• Provide more clarity and guidance over healthy behavior (40%).

* Twelve key leadership behaviors were highlighted by respondents in this study. Our PCM and LOD training and certification programs target all 12 areas.  

What have companies tried and how did it work?

  • Less than half of the employees surveyed (44%) have received any formal conflict training. Belgium and France have the lowest level of workplace conflict training (28% and 27% respectively).
  • 27% of those receiving formal training said it helped them feel more comfortable and confident in handling a conflict situation. Confidence is one of the biggest predictors of success (which is why our trainers use NEOS to measure changes in self-efficacy for their conflict communication training programs).
  • The most frequent positive outcomes of training were better understanding of others, improved work relationships, and finding a better solution to a problem.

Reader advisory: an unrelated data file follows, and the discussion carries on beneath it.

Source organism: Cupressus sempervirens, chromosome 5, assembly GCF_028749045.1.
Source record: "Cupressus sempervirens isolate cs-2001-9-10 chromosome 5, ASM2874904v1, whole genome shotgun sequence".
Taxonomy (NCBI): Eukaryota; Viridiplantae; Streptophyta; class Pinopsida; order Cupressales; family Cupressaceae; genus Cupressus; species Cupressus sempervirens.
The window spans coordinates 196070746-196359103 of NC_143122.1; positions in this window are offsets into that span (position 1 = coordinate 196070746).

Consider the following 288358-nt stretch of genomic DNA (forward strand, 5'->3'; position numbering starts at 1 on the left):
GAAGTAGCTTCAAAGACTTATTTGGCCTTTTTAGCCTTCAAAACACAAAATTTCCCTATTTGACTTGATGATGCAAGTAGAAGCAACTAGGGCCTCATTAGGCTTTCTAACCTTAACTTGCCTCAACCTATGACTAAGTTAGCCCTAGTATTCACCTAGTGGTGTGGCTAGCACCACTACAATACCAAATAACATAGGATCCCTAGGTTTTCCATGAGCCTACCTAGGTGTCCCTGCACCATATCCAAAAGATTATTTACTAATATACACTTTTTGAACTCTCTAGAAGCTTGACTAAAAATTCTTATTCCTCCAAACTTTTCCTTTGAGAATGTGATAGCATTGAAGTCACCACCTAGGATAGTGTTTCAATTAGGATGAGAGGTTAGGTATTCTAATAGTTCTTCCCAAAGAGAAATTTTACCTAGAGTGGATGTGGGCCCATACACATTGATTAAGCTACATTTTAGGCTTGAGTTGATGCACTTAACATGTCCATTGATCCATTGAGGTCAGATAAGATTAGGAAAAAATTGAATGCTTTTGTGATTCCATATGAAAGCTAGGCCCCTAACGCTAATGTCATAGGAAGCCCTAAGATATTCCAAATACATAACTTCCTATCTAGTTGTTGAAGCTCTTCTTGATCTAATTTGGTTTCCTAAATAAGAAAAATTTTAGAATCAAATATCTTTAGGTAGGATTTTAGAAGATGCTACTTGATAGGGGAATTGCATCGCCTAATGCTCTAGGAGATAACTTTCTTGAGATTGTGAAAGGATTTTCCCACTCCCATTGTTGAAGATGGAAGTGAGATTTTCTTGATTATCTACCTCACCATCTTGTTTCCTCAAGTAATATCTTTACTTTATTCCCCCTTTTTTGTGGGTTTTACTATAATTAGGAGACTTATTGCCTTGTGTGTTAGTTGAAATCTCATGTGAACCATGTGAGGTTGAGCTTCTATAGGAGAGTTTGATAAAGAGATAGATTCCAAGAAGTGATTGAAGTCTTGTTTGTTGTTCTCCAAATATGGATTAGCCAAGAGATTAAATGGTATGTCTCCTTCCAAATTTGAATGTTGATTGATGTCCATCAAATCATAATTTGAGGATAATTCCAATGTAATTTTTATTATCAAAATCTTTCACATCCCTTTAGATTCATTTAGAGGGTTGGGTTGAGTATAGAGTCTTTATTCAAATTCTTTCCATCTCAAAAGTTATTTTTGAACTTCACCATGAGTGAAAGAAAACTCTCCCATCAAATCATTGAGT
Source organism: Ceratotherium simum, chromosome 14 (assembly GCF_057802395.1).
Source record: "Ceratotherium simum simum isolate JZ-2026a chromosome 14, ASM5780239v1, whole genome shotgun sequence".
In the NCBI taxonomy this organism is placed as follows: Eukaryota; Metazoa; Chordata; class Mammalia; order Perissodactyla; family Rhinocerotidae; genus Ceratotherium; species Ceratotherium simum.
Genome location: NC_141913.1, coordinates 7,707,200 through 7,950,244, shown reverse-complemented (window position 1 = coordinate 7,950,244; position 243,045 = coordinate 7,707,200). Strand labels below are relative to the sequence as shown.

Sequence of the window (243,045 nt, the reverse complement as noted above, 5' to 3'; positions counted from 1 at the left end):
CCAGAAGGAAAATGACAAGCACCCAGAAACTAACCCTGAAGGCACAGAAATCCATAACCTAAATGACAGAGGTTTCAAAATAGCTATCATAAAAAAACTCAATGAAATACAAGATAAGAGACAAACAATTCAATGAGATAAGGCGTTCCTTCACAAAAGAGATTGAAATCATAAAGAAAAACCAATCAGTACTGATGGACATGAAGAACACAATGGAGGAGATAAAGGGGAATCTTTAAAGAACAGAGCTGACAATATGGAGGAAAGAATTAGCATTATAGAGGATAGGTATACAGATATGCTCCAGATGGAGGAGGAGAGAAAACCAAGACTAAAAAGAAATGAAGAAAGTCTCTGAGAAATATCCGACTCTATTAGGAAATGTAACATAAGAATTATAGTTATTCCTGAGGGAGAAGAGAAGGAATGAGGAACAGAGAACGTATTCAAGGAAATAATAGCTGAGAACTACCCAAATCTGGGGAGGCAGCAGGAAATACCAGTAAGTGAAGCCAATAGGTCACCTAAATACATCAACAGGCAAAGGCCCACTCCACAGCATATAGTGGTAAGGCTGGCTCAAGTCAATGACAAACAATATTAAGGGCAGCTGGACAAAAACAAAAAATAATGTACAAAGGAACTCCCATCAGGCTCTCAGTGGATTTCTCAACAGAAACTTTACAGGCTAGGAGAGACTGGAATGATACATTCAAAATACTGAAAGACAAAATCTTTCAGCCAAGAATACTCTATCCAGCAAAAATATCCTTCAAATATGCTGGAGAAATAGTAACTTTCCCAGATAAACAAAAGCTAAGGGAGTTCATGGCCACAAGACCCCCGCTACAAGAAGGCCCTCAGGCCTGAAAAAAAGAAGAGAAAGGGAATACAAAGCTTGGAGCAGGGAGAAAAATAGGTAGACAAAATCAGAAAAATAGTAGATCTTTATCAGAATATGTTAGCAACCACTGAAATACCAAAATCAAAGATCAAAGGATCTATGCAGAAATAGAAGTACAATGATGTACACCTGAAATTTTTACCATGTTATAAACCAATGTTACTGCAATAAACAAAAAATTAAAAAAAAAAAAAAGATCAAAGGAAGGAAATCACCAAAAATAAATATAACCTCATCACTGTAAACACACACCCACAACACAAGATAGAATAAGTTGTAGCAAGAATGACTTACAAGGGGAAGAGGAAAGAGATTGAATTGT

• 39% said training provided no help at all. We concur with the researchers that many conflict-communication training programs do not target the right issues and skills, especially personality differences and communication skills.
  • Conflict can generate positive outcomes. Three quarters (76%) of respondents had seen conflict lead to something positive.

In a nutshell

  • Conflict is costly.
  • Personality and ego clashes are the top cause.
  • Everyone is responsible.
  • Coaching and mentoring through daily conversations is the key to improvement.
  • Conflict can be positive and requires targeted training at all levels of an organization.